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Gaza hospitals to reopen after $2 million UAE grant

Beds lie empty at Beit Hanun hospital in the Gaza Strip after it stopped its services on January 29, 2018 blaming a lack of fuel to power generators
Israel has maintained a crippling blockade on Gaza for a decade which it says is necessary to isolate Hamas

Nearly 20 medical centres in Gaza will fully reopen in the coming days after the United Arab Emirates provided $2 million in financing to end a severe fuel shortage, the World Health Organization said Thursday.

Three hospitals and 16 medical centres had stopped offering key services in recent weeks as crippling fuel shortages meant they were unable to keep generators going, the Hamas-run health ministry in Gaza said.

Gaza receives only a few hours of mains electricity a day, so hospitals and other vital services rely on private generators run with fuel provided by the United Nations.

“Emergency for critical facilities in Gaza will become exhausted within the next ten days,” the UN warned in a statement on Tuesday, calling for urgent donor support “to avoid a humanitarian catastrophe driven by the energy crisis.” Responding to the appeal, the UAE pledged the $2 million for the coming year, Mahmoud Dahar, head of WHO said.

Abu Dhabi said that the donation to Gaza was announced in a meeting between the country’s Foreign Minister Abdullah bin Zayed Al Nahyan and Nickolay Mladenov, the UN special coordinator for the Middle East peace process, according to the Times of Israel.

The ministry said it was awaiting official confirmation of the UAE funds and did not say when the centers would return to normal operations.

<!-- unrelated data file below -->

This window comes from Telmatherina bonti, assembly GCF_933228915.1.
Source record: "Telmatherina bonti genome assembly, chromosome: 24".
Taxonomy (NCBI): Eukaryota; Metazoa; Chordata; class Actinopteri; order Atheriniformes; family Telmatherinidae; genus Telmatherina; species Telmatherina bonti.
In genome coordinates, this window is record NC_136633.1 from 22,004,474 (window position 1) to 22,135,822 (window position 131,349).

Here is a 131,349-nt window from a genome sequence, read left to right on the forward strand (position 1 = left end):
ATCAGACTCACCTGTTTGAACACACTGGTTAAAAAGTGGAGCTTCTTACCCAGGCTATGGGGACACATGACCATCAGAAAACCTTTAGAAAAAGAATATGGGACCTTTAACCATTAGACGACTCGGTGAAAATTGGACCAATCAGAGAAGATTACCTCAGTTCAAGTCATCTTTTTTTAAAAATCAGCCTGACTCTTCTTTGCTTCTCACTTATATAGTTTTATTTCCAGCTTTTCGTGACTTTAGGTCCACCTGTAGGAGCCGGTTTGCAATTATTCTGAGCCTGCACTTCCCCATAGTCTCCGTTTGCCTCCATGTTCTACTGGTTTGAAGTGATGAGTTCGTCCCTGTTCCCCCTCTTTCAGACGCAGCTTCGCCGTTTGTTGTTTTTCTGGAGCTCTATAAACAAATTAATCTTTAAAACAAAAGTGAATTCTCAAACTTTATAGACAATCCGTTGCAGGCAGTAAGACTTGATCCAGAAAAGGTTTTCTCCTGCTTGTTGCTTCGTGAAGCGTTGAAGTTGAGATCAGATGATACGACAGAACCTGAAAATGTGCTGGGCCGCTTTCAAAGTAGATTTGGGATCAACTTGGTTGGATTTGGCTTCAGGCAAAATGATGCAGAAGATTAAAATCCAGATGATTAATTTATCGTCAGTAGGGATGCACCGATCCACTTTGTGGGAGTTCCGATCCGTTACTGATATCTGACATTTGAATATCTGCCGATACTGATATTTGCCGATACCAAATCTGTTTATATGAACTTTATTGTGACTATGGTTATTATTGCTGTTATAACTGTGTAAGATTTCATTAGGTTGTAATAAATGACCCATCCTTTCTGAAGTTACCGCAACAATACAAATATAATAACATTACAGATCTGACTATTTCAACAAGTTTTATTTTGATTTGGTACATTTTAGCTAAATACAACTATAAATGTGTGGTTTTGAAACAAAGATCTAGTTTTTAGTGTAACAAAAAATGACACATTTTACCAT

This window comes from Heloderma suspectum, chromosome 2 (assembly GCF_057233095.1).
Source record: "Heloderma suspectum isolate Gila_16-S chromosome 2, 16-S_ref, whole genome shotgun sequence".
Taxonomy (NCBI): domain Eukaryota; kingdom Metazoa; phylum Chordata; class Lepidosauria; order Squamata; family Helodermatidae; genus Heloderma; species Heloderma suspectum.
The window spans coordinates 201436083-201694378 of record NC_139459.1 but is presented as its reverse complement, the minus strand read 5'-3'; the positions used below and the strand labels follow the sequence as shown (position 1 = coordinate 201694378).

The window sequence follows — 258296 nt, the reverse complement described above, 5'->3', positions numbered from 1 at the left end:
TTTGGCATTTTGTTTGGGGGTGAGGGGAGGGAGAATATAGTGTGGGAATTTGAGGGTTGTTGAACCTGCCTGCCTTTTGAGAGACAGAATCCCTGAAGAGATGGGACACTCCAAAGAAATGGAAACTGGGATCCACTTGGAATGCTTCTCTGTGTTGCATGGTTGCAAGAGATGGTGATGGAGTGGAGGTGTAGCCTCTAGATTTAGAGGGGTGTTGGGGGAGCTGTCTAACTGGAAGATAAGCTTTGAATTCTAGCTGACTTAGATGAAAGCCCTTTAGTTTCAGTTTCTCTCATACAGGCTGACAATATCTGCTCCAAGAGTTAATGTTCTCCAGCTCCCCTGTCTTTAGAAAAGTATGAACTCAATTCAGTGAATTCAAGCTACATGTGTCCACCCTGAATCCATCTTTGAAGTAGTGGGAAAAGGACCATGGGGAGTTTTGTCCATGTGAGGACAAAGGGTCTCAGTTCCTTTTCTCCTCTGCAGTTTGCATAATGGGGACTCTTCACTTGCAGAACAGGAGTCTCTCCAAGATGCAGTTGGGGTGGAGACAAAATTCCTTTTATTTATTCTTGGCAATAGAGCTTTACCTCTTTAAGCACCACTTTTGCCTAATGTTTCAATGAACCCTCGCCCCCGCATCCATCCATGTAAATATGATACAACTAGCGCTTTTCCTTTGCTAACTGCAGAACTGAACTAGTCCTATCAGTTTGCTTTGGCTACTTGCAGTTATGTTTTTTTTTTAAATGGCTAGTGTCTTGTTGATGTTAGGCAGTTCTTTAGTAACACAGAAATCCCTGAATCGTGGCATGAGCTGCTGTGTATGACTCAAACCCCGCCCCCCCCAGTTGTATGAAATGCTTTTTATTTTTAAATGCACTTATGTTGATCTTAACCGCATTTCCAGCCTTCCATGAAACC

Israel has maintained a crippling blockade of Gaza for a decade which it says is necessary to isolate the territory's Islamist leaders Hamas. Critics say it represents collective punishment of two million people, who only have access to a few hours of power per day.

At current electricity rates, the hospital needs 500 liters of fuel daily to operate a generator and keep services open, Qudra added. This has been exacerbated by the cold weather which has lead to a spike in demand.

More than two-thirds of Gazans rely on international aid.

Separately on Thursday Egypt, which has also largely sealed its border with Gaza, opened the Rafah crossing for the first time in 2018. It is to remain open for three days.

US President Donald Trump has also withheld tens of millions in aid for the UN agency providing support for the Palestinians in recent weeks

On Thursday, AIDA, a coalition of 70 international charities working in the Palestinian territories, said that decision would particularly affect Gaza.

It said the funding cuts "will lead to increased food insecurity, aid dependency, poverty, isolation, unemployment and hopelessness.”



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